Keep in mind that he can't “snap out of it.” Remember that the other person has a real illness. Like someone with cancer, they can't simply “get over it.” Try not to express your frustration or anger in ways you'll regret, but don't suppress your own feelings either. You can say for example, “I know that you can't help feeling down, but I feel frustrated.”
If the person is an unrelenting pessimist, as so many people with depression are, try to point out the positive things that are happening. His negative childhood programming--the “inner saboteur”--will probably prevent him from seeing these for himself. The depressive illness has a vested interest in the lie that nothing will go right.
Admit your own powerlessness against the disorder. Many people believe they can cure someone they love just by the sheer force of their love, as if that feeling alone should be enough to effect permanent change. It isn't.The first stage to avoiding guilt over someone else's depression is to acknowledge that you are not responsible for it. It's not your fault, and you alone can't cure it. You can offer support, you can show friendship or love, whichever is appropriate, but you are probably too close to be able to solve the problem. Step back, admit that you alone are powerless against the disorder. Seek support for yourself from friends and perhaps a psychotherapist. The first stage toward helping the other person is to get help for yourself.
Do not try to rescue. A person suffering from a mood disorder will probably be a slave to his depressive program. The disorder will infantilize him, and he may well put pressure on you to fix whatever he perceives to be the problem. Sometimes the program can be temporarily assuaged in this way and the depression will lift. But it will come back and the inner saboteur will make even more demands. You may be forced into trying to play the role of omnipotent parent and feel guilty when you fail to provide what is demanded of you.
Encourage him to seek help. Many sufferers from depression deny that they have the disorder or try to self-medicate with alcohol (as my mother did) or overwork or shopping--all of which are depressives in the long run. Part of your self-preservation is getting the depressed person in your life to seek professional help. This is true whether you live or work with him.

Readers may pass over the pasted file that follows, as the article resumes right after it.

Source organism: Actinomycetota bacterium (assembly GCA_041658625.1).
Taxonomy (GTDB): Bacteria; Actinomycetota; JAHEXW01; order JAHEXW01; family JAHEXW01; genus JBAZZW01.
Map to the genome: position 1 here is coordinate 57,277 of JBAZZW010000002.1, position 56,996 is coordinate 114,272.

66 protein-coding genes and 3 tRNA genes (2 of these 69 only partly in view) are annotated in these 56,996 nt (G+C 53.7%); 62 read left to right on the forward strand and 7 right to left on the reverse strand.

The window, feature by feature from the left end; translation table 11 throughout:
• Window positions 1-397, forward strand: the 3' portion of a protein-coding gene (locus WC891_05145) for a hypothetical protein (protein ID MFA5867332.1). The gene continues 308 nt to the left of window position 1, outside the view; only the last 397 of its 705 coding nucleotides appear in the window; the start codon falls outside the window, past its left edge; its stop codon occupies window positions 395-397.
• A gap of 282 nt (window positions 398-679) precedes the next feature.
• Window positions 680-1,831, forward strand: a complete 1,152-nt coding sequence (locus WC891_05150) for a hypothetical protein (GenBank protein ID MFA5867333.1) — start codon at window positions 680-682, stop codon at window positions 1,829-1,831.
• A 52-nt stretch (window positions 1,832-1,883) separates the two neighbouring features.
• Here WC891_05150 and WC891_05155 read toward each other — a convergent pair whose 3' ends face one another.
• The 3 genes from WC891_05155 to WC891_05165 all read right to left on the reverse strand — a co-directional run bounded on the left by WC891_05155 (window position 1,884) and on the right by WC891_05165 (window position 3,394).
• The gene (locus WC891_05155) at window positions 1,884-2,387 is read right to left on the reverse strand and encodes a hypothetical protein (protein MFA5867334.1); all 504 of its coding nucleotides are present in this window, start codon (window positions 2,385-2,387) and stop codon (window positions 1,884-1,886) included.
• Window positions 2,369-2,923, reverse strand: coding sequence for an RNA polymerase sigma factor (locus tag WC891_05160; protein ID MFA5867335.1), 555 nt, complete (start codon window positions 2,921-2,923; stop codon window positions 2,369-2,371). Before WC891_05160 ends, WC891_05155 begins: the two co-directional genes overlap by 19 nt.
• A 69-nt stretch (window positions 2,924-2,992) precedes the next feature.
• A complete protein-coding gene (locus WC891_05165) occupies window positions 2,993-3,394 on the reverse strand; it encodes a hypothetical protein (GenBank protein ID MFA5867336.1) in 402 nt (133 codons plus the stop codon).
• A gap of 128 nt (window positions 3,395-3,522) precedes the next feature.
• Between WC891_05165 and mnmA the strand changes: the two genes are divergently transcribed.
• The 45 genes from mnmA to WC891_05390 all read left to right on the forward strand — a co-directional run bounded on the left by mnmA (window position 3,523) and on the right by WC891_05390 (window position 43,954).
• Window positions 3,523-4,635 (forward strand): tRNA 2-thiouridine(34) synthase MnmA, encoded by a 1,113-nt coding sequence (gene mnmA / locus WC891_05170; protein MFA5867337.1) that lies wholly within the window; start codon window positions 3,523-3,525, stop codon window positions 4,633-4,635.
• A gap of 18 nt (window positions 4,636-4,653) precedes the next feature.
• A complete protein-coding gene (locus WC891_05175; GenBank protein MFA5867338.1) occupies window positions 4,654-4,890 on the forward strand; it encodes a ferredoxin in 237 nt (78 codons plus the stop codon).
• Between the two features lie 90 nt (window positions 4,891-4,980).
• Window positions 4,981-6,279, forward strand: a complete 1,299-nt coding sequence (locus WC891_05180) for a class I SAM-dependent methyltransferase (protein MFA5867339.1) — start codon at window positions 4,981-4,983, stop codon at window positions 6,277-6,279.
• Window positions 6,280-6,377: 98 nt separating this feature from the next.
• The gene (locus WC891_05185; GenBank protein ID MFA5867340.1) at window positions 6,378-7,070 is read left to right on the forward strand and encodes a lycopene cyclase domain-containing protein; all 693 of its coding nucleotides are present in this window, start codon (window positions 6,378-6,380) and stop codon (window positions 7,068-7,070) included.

Discover your own programming. It's important to realize that the other person's depression is playing a role in your inner saboteur's game. In clinical terms you may be getting a “secondary gain” from his disorder. His behavior may seem to give you an excuse to vent angry feelings, or an opportunity for you to play the knight in shining armor or perhaps a reason to excuse your own real or imagined shortcomings. If you find yourself having relationships with a number of people who are depressed, there's probably a reason in your own past. Seek help in dealing with those emotions and fears.
Tell him what you need. The depressed person in your life may be ill, but you still have needs of him. All relationships are based on the mutual meeting of needs.If you aren't honest about what you're getting from the relationship, or what you want to get, you will make the other person feel even worse about himself. . .Be honest about what you can and cannot do, and about what you will and won't do. Never promise what you can't fulfill. You may often be asked to.On the other hand, going through the process of exchanging real, functional needs with the depressed person can be a very powerful healing tool for both of you.
I think those are pretty good talking points. And they make sense.
So I'm going to go back to obsessing over whether I committed a relationship-ending faux pas this morning, and hoping not.
I don't really talk a lot about my actually "feelings" about my relationship, do I? I dislike feelings, which is unfortunate, because I feel so many of them so often.
But I love this guy. And I don't want my effed up brain to mess that up. So I'm working on it. I'm working on it and fighting my self-destructive tendencies. Because I'm supposed to be Mrs. D this year, and that is a thing that is going to happen. Period. Misfiring brain synapses by damned.